CANADA

Searching for the spark

The separatist forces cast about for a way to reignite their drive for Quebec independence

BARRY CAME April 3 1995
CANADA

Searching for the spark

The separatist forces cast about for a way to reignite their drive for Quebec independence

BARRY CAME April 3 1995

Searching for the spark

By his own account, lucien Bouchard is feeling “dangerously good.” At least those were the words he chose to describe the state of his health last week as, four months after losing a leg to the so-called flesh-eating disease, he finally re-emerged on Quebec’s referendum trail. Judging from the tenor of the remarks he delivered to mark the occasion, the Bloc Québécois leader did appear to be in fighting trim. Called upon to breathe life into Premier Jacques Parizeau’s flagging independence campaign, Bouchard responded with a patented, fiery effort. He chided his fellow Quebecers for harboring a “belt-and-suspenders syndrome” marked by fear of the consequences of separation. He warned them that Prime Minister Jean Chrétien’s mouth is “already watering at the prospect of putting Quebec back in its place.” And he called upon them to stop “hesitating before the only door that is open to us—beyond whose threshold lies the path to a future we will ourselves control.”

It was a rousing speech, typical of Bouchard in its direct appeal to the nationalist sentiments that stir within the breast of most French-speaking Quebecers, separatist and federalist alike. And it was delivered in an appropriate setting—an elegant old mansion perched on the lip of majestic Montmorency Falls outside Quebec City, overlooking the very stretch of the St. Lawrence River shore line where the French presence in North America first took root. But even Bouchard’s eloquence may not be able to light a spark in the independence campaign—at least not yet. For the effort is clearly fal-

The separatist forces cast about for a way to reignite their drive for Quebec independence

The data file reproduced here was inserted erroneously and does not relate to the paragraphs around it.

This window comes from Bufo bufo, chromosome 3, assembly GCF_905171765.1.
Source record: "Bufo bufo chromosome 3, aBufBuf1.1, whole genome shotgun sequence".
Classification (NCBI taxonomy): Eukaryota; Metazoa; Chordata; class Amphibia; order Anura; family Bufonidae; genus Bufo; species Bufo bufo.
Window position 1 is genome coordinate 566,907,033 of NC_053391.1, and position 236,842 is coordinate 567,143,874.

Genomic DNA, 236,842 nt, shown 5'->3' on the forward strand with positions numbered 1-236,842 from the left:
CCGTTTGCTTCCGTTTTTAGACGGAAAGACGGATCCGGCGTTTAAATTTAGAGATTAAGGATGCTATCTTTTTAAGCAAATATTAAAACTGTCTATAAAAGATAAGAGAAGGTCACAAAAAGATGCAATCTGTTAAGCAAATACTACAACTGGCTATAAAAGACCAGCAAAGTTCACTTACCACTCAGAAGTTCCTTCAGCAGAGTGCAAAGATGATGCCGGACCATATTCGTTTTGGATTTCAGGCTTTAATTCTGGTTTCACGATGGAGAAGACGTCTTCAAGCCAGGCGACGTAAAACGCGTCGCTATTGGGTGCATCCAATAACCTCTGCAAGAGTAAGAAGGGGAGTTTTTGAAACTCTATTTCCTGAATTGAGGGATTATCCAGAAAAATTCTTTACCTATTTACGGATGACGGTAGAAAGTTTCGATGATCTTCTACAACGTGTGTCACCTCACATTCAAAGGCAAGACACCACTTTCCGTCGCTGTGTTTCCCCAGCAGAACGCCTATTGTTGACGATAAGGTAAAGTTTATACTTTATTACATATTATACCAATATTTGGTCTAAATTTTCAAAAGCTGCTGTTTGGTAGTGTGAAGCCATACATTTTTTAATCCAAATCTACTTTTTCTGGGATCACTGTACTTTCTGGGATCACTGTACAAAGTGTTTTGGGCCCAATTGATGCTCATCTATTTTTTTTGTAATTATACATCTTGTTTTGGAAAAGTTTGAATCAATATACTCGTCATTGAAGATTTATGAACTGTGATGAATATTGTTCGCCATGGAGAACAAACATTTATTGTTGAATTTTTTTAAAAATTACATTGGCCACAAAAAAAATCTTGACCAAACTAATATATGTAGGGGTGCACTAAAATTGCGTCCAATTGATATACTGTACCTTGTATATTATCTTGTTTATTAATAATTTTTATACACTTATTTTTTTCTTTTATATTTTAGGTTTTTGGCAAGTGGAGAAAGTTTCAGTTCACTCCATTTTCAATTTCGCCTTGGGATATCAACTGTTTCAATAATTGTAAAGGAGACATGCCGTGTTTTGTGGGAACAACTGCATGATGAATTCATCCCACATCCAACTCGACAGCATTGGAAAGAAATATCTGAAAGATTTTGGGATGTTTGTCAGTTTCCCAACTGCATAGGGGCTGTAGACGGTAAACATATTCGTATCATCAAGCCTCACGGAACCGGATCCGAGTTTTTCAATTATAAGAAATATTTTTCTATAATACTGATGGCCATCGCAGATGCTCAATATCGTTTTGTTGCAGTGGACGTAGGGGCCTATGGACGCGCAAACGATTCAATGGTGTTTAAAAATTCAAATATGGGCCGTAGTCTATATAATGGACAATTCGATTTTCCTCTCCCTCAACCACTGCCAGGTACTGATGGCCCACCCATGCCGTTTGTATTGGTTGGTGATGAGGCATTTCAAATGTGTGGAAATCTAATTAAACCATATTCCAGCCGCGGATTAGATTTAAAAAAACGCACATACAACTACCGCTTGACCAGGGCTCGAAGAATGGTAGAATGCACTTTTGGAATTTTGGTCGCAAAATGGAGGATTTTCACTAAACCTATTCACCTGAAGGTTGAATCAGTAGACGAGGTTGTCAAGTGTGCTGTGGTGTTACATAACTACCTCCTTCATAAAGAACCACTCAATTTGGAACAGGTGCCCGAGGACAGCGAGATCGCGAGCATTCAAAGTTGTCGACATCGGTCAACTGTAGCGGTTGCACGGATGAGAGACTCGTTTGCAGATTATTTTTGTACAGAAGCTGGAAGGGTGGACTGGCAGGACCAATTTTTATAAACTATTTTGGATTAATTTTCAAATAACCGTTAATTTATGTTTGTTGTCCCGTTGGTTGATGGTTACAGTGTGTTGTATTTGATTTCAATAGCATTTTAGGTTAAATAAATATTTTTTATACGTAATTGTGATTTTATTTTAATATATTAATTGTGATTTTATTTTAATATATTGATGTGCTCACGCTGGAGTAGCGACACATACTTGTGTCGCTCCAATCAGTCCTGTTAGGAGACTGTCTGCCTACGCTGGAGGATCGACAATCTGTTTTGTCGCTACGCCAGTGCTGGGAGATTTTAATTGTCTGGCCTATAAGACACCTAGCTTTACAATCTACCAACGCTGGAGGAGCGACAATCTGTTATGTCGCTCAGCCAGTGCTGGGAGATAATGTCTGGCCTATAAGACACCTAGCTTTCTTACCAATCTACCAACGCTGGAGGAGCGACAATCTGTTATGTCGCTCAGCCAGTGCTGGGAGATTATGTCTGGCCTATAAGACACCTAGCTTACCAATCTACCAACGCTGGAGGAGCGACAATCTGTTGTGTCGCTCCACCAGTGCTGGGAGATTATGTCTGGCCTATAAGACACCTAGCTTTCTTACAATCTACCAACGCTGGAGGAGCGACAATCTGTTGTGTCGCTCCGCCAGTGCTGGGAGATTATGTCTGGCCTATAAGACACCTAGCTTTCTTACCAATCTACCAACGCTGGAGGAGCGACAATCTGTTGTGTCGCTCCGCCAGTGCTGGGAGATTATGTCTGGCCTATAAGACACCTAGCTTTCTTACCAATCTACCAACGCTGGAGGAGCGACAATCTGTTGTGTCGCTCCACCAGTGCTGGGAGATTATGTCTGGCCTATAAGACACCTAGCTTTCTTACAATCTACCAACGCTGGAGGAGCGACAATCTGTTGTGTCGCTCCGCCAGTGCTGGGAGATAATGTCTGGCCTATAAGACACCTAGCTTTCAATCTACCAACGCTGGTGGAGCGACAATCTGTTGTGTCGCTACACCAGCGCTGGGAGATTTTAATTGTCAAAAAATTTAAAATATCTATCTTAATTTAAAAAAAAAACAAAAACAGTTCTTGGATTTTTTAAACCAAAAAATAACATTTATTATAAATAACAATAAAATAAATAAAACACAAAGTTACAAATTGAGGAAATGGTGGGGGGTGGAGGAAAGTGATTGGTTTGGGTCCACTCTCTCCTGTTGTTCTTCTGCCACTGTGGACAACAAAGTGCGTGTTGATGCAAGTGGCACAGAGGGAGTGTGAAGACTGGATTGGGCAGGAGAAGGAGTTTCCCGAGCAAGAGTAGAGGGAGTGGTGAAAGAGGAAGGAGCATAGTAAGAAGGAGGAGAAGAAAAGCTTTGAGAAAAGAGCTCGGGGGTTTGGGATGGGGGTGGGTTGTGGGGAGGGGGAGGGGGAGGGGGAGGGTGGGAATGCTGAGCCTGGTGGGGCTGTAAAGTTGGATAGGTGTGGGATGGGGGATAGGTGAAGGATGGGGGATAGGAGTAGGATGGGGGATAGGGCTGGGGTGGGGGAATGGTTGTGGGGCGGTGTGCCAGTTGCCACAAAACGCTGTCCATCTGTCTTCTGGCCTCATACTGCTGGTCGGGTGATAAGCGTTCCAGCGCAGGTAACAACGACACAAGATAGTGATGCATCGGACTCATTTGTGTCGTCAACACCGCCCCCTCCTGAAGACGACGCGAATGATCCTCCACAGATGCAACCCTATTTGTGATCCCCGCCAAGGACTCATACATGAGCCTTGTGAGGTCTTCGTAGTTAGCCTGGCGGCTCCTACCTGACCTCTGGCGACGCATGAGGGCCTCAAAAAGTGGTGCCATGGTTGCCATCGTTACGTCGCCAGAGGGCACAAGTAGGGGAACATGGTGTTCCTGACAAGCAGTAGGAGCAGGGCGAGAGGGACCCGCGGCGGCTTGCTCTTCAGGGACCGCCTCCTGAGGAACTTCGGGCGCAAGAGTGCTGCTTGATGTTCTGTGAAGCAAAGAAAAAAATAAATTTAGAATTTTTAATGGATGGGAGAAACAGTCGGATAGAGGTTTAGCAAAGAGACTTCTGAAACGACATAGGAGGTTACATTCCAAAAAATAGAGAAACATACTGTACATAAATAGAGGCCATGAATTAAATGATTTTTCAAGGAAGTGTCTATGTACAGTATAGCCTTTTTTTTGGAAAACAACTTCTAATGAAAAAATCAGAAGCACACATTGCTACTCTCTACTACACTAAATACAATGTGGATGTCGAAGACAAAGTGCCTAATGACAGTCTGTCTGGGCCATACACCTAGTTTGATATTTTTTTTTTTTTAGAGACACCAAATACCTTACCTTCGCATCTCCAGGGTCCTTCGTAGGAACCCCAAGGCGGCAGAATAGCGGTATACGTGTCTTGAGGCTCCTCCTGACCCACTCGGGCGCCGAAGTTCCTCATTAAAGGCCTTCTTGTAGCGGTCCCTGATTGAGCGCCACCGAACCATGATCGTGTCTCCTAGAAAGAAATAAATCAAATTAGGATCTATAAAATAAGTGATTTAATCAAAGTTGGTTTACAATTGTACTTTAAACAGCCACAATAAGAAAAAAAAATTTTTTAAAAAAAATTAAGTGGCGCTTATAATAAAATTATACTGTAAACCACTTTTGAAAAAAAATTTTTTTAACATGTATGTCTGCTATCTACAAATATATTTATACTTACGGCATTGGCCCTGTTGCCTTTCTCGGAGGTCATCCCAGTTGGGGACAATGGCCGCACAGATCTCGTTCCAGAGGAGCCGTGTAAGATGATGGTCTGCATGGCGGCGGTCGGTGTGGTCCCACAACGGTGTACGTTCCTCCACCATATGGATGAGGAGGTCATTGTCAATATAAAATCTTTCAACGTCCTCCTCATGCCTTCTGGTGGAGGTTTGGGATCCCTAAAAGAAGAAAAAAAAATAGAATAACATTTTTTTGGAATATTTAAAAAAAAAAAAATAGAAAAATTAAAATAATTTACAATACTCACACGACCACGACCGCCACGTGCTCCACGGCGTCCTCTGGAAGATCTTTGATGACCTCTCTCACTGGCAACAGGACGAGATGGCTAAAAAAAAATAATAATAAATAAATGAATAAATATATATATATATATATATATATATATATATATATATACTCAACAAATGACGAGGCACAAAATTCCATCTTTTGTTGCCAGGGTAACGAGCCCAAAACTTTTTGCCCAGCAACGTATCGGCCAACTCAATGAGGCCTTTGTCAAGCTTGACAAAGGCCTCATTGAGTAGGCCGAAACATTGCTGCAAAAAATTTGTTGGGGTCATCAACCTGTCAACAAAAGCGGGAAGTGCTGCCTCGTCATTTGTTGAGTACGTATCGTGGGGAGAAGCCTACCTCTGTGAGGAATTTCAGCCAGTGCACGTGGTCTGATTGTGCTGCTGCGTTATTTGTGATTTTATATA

tering, so much so that even senior members of the Parti Québécois now appear to be engaged in an increasingly desperate search for face-saving reasons to postpone the referendum, pushing the date for the critical vote back from this spring to sometime in the fall.

The reasons are obvious, as Bouchard himself recognized in his address before the inaugural session of Parizeau’s newly constituted National Commission on the Future of Quebec—a body made up of the chairmen of the 18 regional roving commissions that conducted provincewide hearings in February and March, as well as Bouchard, Parizeau and Mario Dumont, the leader of the tiny Parti Action Démocratique. “I am among those who think that a second No from Quebecers on a sovereignty referendum would have very serious consequences for Quebec,” said Bouchard. A negative vote, he argued, would give Ottawa a free hand to pursue “imperialstyle” federalism, treating Quebec as a province like any other. “We have not struggled for more than 30 years,” Bouchard asserted, “just to surrender in that fashion, to vindicate Pierre Trudeau and his executor, Jean Chrétien.” Many of the regional commission chairmen appeared to agree. Each presented a report summarizing the results of the month-and-ahalf-long series of hearings in which some 53,000 Quebecers participated. With the notable exception of the staunchly separatist Saguenay-Lac St. Jean area, all echoed similar fears that a No vote, following upon the federalists’ 60-per-cent victory in the 1980 referendum, would not only extinguish the dream of Quebec independence, but also rob the province of crucial bargaining power in dealing with the rest of Canada. The underlying problem, they said, is a lack of a clear idea among the people of the province about how independence would affect them. “People want to know how it will change their lives,” said Jules Bélanger, chairman of the Gaspé commission. “They need information.”